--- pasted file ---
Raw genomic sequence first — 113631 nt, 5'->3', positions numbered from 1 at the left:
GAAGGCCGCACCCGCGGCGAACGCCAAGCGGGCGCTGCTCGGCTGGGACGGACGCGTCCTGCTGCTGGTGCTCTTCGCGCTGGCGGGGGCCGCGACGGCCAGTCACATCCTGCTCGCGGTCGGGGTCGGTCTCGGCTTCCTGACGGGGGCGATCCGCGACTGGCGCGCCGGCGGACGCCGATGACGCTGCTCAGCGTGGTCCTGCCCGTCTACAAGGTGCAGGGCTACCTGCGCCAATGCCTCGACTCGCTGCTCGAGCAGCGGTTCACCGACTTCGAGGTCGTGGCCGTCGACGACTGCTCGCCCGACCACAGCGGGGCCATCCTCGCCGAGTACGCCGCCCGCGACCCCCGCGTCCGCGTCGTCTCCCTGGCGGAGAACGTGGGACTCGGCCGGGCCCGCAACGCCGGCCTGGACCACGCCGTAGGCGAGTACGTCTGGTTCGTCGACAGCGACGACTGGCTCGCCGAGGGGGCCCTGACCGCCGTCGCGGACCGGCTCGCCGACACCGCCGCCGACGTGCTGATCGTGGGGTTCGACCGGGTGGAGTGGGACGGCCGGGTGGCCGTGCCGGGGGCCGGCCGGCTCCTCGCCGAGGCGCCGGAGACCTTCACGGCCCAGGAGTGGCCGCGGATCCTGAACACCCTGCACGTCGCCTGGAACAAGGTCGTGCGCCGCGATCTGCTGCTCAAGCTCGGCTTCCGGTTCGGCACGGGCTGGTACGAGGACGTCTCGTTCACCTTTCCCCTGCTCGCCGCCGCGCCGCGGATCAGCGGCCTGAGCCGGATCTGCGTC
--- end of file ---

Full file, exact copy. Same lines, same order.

Raw genomic sequence first — 113631 nt, 5'->3', positions numbered from 1 at the left:
GAAGGCCGCACCCGCGGCGAACGCCAAGCGGGCGCTGCTCGGCTGGGACGGACGCGTCCTGCTGCTGGTGCTCTTCGCGCTGGCGGGGGCCGCGACGGCCAGTCACATCCTGCTCGCGGTCGGGGTCGGTCTCGGCTTCCTGACGGGGGCGATCCGCGACTGGCGCGCCGGCGGACGCCGATGACGCTGCTCAGCGTGGTCCTGCCCGTCTACAAGGTGCAGGGCTACCTGCGCCAATGCCTCGACTCGCTGCTCGAGCAGCGGTTCACCGACTTCGAGGTCGTGGCCGTCGACGACTGCTCGCCCGACCACAGCGGGGCCATCCTCGCCGAGTACGCCGCCCGCGACCCCCGCGTCCGCGTCGTCTCCCTGGCGGAGAACGTGGGACTCGGCCGGGCCCGCAACGCCGGCCTGGACCACGCCGTAGGCGAGTACGTCTGGTTCGTCGACAGCGACGACTGGCTCGCCGAGGGGGCCCTGACCGCCGTCGCGGACCGGCTCGCCGACACCGCCGCCGACGTGCTGATCGTGGGGTTCGACCGGGTGGAGTGGGACGGCCGGGTGGCCGTGCCGGGGGCCGGCCGGCTCCTCGCCGAGGCGCCGGAGACCTTCACGGCCCAGGAGTGGCCGCGGATCCTGAACACCCTGCACGTCGCCTGGAACAAGGTCGTGCGCCGCGATCTGCTGCTCAAGCTCGGCTTCCGGTTCGGCACGGGCTGGTACGAGGACGTCTCGTTCACCTTTCCCCTGCTCGCCGCCGCGCCGCGGATCAGCGGCCTGAGCCGGATCTGCGTC